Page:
Post 453: Firework Safety Recommendations of the U.S. Consumer Product Safety Commission

πŸ™ πŸ™ πŸ™ πŸ™ πŸ™ πŸ™ πŸ™ πŸ™ πŸ™ πŸ™ πŸ™ πŸ™ πŸ™ πŸ™ πŸ™ πŸ™ πŸ™ πŸ™ πŸ™

The following recommendations on firework safety are from U.S. Consumer Product Safety Commission:

Consumers who decide to purchase legal fireworks are urged to take the following safety steps:

πŸ™ 1. Make sure the fireworks you want to buy are legal in your area before buying or using them.

πŸ™ 2. Never allow young children to play with or ignite fireworks, including sparklers. Parents may not realize that young children suffer injuries from sparklers. Sparklers burn at temperatures of about 2,000 degrees─hot enough to melt some metals.

πŸ™ 3. Always have an adult close by to supervise fireworks activities if older children are allowed to handle devices.

πŸ™ 4. Avoid buying fireworks that are packaged in brown paper, which is often a sign that the fireworks were made for professional displays and could pose a danger to consumers.

πŸ™ 5. Never place any part of your body directly over a fireworks device when lighting the fuse. Back up to a safe distance immediately after lighting fireworks.

πŸ™ 6. Keep a bucket of water or a garden hose handy in case of fire or other mishap.

πŸ™ 7. Never try to relight or handle malfunctioning fireworks. Soak them with water and throw them away.

πŸ™ 8. Never point or throw fireworks at another person.

πŸ™ 9. Light fireworks one at a time, then move away from them quickly.

πŸ™ 10. Never carry fireworks in a pocket or shoot them off in metal or glass containers.

πŸ™ 11. After fireworks complete their burning, douse the spent device with plenty of water from a bucket or hose before discarding the device to prevent a trash fire.

ATF encourages the public to report the manufacture or sale of illegal fireworks to your local law enforcement agencies or to the ATF hotline at 1-888-ATF-BOMB (1-888-283-2662).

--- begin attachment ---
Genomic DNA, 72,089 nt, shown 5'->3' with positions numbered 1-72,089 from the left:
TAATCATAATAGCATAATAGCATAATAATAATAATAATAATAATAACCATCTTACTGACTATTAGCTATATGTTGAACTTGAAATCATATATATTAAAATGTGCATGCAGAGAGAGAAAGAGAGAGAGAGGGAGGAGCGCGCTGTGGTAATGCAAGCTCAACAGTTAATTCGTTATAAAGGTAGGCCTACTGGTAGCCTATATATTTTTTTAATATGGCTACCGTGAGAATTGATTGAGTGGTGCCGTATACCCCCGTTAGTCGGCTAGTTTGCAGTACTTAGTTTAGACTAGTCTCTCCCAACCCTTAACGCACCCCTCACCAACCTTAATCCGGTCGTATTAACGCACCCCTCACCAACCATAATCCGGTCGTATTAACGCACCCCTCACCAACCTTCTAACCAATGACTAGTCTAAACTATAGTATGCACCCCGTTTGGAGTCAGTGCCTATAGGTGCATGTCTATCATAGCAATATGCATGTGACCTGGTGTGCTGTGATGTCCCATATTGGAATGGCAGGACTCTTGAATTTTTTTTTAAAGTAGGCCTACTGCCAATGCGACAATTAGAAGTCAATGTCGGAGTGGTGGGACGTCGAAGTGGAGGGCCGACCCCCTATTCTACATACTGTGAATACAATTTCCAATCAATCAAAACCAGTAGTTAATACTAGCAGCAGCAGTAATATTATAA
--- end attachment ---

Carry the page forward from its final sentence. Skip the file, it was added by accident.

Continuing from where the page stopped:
πŸ™ πŸ™ πŸ™ πŸ™ πŸ™ πŸ™ πŸ™ πŸ™ πŸ™ πŸ™ πŸ™ πŸ™ πŸ™ πŸ™ πŸ™ πŸ™ πŸ™ πŸ™ πŸ™

Remember to observe local laws with regards legal fireworks and legal times you can shoot them off because you have neighbors, like me, who tolerate them because we have to but are looking for any opportunity to call the police on you for shooting even one “bomb” off after legal hours. Seriously. πŸ™

8 thoughts on “Post 453: Firework Safety Recommendations of the U.S. Consumer Product Safety Commission

    • Maybe you remember the video of the fellow who stuck a rocket in his butt, lit it, and suffered severe burns and a place on the Internet for people who haven’t a clue. (There are some f-bombs in it, for those who prefer not to listen to the soundtrack, which features drunk guys acting up.)

  1. One that was in the news paper here was not to hold the fire work to close to your butt when you try to fart on it like some people do with lighters to make flame throwers.
    What is scary is what idiot did that to have the news paper bring attention to not doing it.

    • Well, Ruth, I am of the opinion there are people who shouldn’t be allowed around lighters, matches, flints, twigs that can be twirled to create an ember, or any other fire or spark making thing, and butt rocketeers probably, just probably, are the Nr. One people I’d restrict in this way! Woohoo!

    • I hate to be a party poop, but my town allows fireworks for something like 10 days before, the 4th, and the 5th, and they can’t be blown off as late as 10 at night. I can’t imagine what it has to do with the national holiday celebrating a country founded on rule of law that we observe by activities that disturb the peace any other time. Strange!

      [CORRECTION: My town allows fireworks from June 25th through July 4th, making the one day celebration of the birth of our nation a nine — not 10! — day affair. They may be shot off between 9 AM and 10 PM from June 25th through July 2nd, then from 9 AM to midnight on July 3rd and July 4th. If that sounds excessive to you, then you are right. Omaha, for example, bans fireworks, period, except for professional displays on the holiday itself or day closest to it when the holiday lands in the middle of the week.]

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